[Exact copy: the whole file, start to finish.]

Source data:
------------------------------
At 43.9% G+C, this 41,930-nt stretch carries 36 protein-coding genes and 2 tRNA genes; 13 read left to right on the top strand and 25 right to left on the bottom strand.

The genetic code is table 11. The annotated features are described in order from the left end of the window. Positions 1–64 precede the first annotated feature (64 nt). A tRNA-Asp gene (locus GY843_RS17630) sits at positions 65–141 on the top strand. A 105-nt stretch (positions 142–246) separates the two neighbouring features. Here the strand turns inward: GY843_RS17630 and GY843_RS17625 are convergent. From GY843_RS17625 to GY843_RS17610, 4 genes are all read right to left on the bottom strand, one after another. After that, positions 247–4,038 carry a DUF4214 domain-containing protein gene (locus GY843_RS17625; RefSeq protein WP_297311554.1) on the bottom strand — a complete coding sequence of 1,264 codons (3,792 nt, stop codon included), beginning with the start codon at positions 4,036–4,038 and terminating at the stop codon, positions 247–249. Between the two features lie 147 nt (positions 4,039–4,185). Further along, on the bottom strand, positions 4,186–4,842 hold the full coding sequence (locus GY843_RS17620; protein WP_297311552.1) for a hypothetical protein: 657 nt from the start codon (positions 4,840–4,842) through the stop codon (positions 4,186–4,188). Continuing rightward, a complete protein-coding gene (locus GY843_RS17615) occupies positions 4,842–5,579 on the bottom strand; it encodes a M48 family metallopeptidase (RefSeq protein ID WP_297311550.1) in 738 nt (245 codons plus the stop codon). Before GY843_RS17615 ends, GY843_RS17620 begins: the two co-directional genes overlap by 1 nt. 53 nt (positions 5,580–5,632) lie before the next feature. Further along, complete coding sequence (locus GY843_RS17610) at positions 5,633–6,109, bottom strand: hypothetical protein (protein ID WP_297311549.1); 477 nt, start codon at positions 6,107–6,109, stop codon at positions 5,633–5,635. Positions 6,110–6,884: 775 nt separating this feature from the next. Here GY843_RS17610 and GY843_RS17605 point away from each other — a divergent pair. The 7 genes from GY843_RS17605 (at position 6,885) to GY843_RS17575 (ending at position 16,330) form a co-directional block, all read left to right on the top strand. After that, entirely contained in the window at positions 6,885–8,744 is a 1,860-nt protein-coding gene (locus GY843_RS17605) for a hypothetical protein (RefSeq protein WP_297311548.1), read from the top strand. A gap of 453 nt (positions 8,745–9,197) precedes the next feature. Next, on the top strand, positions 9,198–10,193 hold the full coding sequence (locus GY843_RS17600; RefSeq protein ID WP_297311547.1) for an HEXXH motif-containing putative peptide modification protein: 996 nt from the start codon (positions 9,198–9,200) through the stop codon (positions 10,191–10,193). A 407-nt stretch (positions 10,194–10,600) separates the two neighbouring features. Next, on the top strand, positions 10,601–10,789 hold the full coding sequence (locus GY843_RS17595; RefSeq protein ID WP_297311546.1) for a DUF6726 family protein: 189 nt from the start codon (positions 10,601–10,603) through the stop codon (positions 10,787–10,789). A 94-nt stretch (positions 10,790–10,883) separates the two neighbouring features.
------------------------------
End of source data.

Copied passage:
At 43.9% G+C, this 41,930-nt stretch carries 36 protein-coding genes and 2 tRNA genes; 13 read left to right on the top strand and 25 right to left on the bottom strand.

The genetic code is table 11. The annotated features are described in order from the left end of the window. Positions 1–64 precede the first annotated feature (64 nt). A tRNA-Asp gene (locus GY843_RS17630) sits at positions 65–141 on the top strand. A 105-nt stretch (positions 142–246) separates the two neighbouring features. Here the strand turns inward: GY843_RS17630 and GY843_RS17625 are convergent. From GY843_RS17625 to GY843_RS17610, 4 genes are all read right to left on the bottom strand, one after another. After that, positions 247–4,038 carry a DUF4214 domain-containing protein gene (locus GY843_RS17625; RefSeq protein WP_297311554.1) on the bottom strand — a complete coding sequence of 1,264 codons (3,792 nt, stop codon included), beginning with the start codon at positions 4,036–4,038 and terminating at the stop codon, positions 247–249. Between the two features lie 147 nt (positions 4,039–4,185). Further along, on the bottom strand, positions 4,186–4,842 hold the full coding sequence (locus GY843_RS17620; protein WP_297311552.1) for a hypothetical protein: 657 nt from the start codon (positions 4,840–4,842) through the stop codon (positions 4,186–4,188). Continuing rightward, a complete protein-coding gene (locus GY843_RS17615) occupies positions 4,842–5,579 on the bottom strand; it encodes a M48 family metallopeptidase (RefSeq protein ID WP_297311550.1) in 738 nt (245 codons plus the stop codon). Before GY843_RS17615 ends, GY843_RS17620 begins: the two co-directional genes overlap by 1 nt. 53 nt (positions 5,580–5,632) lie before the next feature. Further along, complete coding sequence (locus GY843_RS17610) at positions 5,633–6,109, bottom strand: hypothetical protein (protein ID WP_297311549.1); 477 nt, start codon at positions 6,107–6,109, stop codon at positions 5,633–5,635. Positions 6,110–6,884: 775 nt separating this feature from the next. Here GY843_RS17610 and GY843_RS17605 point away from each other — a divergent pair. The 7 genes from GY843_RS17605 (at position 6,885) to GY843_RS17575 (ending at position 16,330) form a co-directional block, all read left to right on the top strand. After that, entirely contained in the window at positions 6,885–8,744 is a 1,860-nt protein-coding gene (locus GY843_RS17605) for a hypothetical protein (RefSeq protein WP_297311548.1), read from the top strand. A gap of 453 nt (positions 8,745–9,197) precedes the next feature. Next, on the top strand, positions 9,198–10,193 hold the full coding sequence (locus GY843_RS17600; RefSeq protein ID WP_297311547.1) for an HEXXH motif-containing putative peptide modification protein: 996 nt from the start codon (positions 9,198–9,200) through the stop codon (positions 10,191–10,193). A 407-nt stretch (positions 10,194–10,600) separates the two neighbouring features. Next, on the top strand, positions 10,601–10,789 hold the full coding sequence (locus GY843_RS17595; RefSeq protein ID WP_297311546.1) for a DUF6726 family protein: 189 nt from the start codon (positions 10,601–10,603) through the stop codon (positions 10,787–10,789). A 94-nt stretch (positions 10,790–10,883) separates the two neighbouring features.